Monday morning, Oregon State's men's basketball Twitter acount tweeted to the masses that sophomore forward Eric Moreland was holding a press conference alongside head coach Craig Robinson, to make an announcement. A ritual that has long represented the time when a young man and his coach have talked and agreed that moving on to (potentially) bigger things is the right next step.
Well, much to the surprise of most, Moreland held a press conference for reporters that flocked from Portland (a 1 1/2 hour drive one way) to Eugene, to tell everybody that he was withdrawing his name from the NBA Draft process. Now, this isn't about Moreland and whether the NBA was even the right choice. The kid is 6'10 with a 7'4 wingspan. He's still young, athletic, a very active defender, and raw offensively, which means he was a second-round project for most. No, this press conference was to tell people that a player - regardless of actual talent - who averaged just nine points per contest, 9.9 rebounds per game and 2.2 blocked shots per game was coming back to the team who finished second-to-last in the Pac-12 this past season.
A move that I'm still trying to wrap around my brain.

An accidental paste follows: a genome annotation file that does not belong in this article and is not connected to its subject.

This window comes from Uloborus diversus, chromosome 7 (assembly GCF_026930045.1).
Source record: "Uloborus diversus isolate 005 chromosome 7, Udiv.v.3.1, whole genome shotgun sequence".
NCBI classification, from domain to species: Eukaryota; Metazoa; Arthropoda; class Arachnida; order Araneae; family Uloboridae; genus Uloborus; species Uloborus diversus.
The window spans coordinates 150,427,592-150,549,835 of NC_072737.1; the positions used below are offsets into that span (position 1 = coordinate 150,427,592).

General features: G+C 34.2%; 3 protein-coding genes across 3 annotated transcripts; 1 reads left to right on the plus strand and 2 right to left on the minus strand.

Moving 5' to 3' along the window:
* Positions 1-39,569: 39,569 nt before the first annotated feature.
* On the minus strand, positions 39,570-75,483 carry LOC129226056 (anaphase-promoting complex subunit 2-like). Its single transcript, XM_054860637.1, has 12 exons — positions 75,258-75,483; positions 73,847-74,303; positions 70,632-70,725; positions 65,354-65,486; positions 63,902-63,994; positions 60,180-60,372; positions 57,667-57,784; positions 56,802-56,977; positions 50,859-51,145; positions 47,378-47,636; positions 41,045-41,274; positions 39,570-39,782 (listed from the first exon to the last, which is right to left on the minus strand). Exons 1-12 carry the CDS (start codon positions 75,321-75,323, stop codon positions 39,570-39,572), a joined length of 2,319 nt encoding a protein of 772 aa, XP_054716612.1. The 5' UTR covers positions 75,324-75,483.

I mean, if he was a junior coming back for his senior season and Oregon State was riding a ton of momentum into next year, I'd get it. Build up anticipation, get fans happy, make a statement to your team - 'hey guys, let's do this.'
But there isn't. There isn't any of that.
Sure, the Beavers have a ton of talent coming back and will have literally no excuse whatsoever for finishing anywhere less than 4th in the conference. It's a do or die season, as put by their head coach. However, the past season was such a drag and the team finished so sub-par that the buzz around the program just isn't there like maybe it should be.
But that's not the point. The point is this - when bringing up the fact Moreland held a press conference to announce his return I jokingly said that he's the first sophomore or real underclassmen to ever hold one to announce a return, which in turn got me a couple 'nuh uh, Jahii Carson did too!' Well, one, I know. I read it.
Two, even if I was serious, let me tell you why that's an incredibly dumb comparison.